I love speculating on alternative history. I like to dabble in what I call a theory of turning points with alternate history fiction. For example, what if the Americans took the war of 1812 as representative of a “they will never stop coming after us” theory and built up a war machine to conquer Britain and won? Think about how different WWII would have been.
But on the notion of Clinton having resigned leading to Gore winning, I’m not convinced. Historically, VPs who take succeed to POTUS due to death or resignation only have a 50/50 chance of winning. Of the, IIRC, eight who did so (and were same-party), only four were “re-elected” when their assumed term ended. Of those four, if memory serves, two happened during military conflict (Johnson and Truman), one was a real outlier (Roosevelt) in that he had been very active in that term and was very well liked at the time.
On the contrary, Gore wasn’t particularly well liked and would likely not have had a list of acccomplishments. It is one thing to take over after an assassination and quite another to do so when the POTUS resigns in disgrace.
However, even if he had won I think we would still have had the Second Gulf War. People today forget that Gore was a hawk. He supported the first war, one of the reasons Clinton selected him, supported the forced removal of Hussein, and his sole objection to the way Bush did the second one was the more “do it (comparatively) alone” way he did it — not that he did it. We have to remember that Clinton barely avoided what 60–70% of Americans pushed for: removing him by force. A POTUS Gore after 9/11 would likely have done no different. Gore was somewhat known for using threats of U.S. military intervention against smaller nations behind the scenes.
It is easy to forget the mood against Hussein in the 90s; how 70%, according to polls, favored taregting Hussein directly and 60% favored “boots on the ground” in Iraq. Democrats and Republicans both chided Bush (the elder) and Clinton for not “getting the job done”. This was all prior to 9/11.
Recall that also after 9/11 it wasn’t just republicans pushing for going into Iraq. Leiberman, Peretz, and Beinart (to name a few) were also doing so. Indeed, prior to Gore’s decision to not try again for POTUS he was openly and proudly hawkish. Given his history and predilection for hawkishness, I’d be hard pressed to see how he would have avoided it when the opportunity was handed to him on a golden platter and “the people” wanted it.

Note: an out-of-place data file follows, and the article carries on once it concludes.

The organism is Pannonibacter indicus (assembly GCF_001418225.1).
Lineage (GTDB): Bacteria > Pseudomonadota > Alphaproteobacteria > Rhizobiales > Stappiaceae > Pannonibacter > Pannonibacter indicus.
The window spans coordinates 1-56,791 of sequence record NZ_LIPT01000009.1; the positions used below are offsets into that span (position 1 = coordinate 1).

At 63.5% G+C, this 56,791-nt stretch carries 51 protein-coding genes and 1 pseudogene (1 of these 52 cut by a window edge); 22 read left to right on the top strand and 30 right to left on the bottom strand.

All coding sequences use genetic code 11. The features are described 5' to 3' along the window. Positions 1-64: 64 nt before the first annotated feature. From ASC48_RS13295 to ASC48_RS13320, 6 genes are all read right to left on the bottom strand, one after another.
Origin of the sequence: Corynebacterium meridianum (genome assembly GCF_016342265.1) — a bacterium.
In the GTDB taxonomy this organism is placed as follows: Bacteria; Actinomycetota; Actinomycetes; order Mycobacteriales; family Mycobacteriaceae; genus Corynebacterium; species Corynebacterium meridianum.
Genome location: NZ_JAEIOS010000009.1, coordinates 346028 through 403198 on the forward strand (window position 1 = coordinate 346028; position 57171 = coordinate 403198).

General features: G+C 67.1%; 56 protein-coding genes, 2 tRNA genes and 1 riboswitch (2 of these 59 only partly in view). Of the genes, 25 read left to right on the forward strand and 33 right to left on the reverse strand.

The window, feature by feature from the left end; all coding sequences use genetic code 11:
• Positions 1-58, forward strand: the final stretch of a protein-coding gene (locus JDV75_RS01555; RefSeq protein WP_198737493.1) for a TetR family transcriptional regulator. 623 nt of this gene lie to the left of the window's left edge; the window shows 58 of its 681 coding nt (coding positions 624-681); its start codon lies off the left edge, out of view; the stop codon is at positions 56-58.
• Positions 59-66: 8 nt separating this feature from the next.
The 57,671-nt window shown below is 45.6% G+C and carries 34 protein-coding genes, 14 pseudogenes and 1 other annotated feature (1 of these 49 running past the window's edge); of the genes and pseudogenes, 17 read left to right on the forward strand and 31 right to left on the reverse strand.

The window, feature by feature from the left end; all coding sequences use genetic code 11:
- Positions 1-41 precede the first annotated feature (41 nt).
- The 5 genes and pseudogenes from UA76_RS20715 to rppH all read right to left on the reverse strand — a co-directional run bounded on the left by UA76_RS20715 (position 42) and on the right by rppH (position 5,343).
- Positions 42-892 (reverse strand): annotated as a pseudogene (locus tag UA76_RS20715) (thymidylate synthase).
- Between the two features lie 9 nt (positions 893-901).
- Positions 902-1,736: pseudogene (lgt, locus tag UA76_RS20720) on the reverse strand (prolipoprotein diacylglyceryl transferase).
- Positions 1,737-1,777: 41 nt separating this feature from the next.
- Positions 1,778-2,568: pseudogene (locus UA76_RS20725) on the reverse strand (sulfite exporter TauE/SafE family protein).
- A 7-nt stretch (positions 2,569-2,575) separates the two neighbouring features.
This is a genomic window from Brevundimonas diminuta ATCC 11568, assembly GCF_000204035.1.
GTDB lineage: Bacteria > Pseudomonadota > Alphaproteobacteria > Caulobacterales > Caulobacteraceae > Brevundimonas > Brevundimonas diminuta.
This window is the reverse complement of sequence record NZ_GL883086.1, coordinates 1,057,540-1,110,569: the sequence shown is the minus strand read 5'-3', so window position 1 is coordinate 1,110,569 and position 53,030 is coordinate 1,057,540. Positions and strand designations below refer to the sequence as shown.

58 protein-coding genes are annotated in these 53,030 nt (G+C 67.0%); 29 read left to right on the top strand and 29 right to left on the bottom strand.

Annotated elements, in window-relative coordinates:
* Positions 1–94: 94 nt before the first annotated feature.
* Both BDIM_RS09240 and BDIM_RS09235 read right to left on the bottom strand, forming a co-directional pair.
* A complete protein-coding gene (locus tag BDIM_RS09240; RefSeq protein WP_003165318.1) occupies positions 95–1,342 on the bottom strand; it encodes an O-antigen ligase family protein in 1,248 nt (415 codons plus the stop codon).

If Gore did win and the invasion of Iraq turned out in the 2004 cycle anything like it did in actual history, had Bush decided to try again I think he’d have had a chance. He would have had the “stolen election” meme on his side, Gore would have been suffering in the public eye, and Bush’s charismatic affability likely would have had him in office in 2004, pitting potentially Obama against an affable incumbent in 2008 as opposed to McCain. It is easy to see the war Bush and forget how charming and charismatic he was.
Obama likely would have had a record of supporting Gore’s wartime proposals as senator, and Hillary could have been the victor in that primary race had the resignation of her husband occured. Or Obama could have faced someone else in that primary who could have defeated him, since being the spouse of a resigned-in-disgrace POTUS may not have made for a good candidate.
While the major events would not have changed much at that point, the candidate pool could have been dramatically different. We couldn’t even say if Obama would have even run in 2008. Would a press that had dealt with a hawkish Gore presidency and all the baggage that came with it have given him the attention needed? More poignantly, would he have even had that address at the convention that launched the sequence of events?
That opportunity was due to his involvement with then-candidate John Kerry in his 2004 bid. A sitting Gore POTUS in 2004 makes a huge difference in the Demcrats’ primaries in 2004. If Gore wanted to run for re-election, would Kerry have run? If he had, would he have won? If not, would his team have had the power to give Obama that keynote address? Would a victorious Gore team have done it? I think there is too much uncertainty there to provide an edge one way or the other. But I do think that absent that keynote by Obama he would not have been the 2008 candidate. That was, in my estimation, the critical turning point in the path to Obama’s presidency.
Would Kerry have campaigned on doubling down on Iraq or getting out? If Kerry was up against a non-incumbent Bush, could he have beaten him? It is possible, though I think unlikely, that had it been Kerry v. Bush in 2004 with a sitting Gore POTUS Kerry could have won. The dynamics of a hawkish President Gore, and thus the Democrat party, carrying the water for the invasion of Iraq change the landscape so much. But I do think we could reasonably draw a line from Gore winning to Trump not winning, and probably not even running.
Gore and Obama were both very much elitists, and one thing you can rely on is that once America has an elitist President we tend to not elect another one for a couple of decades. Carter was our last such example, and the “reaction” was to elect Reagan. Trump was the “reaction” top Obama’s elitism. Remove the critical events that lead to Obama in 2008 and you don’t have a reasonable path to Trump in 2016.
So much fun, exploring potential timelines. Gotta stop and eat. :) Thanks for the jumping off point, Kady!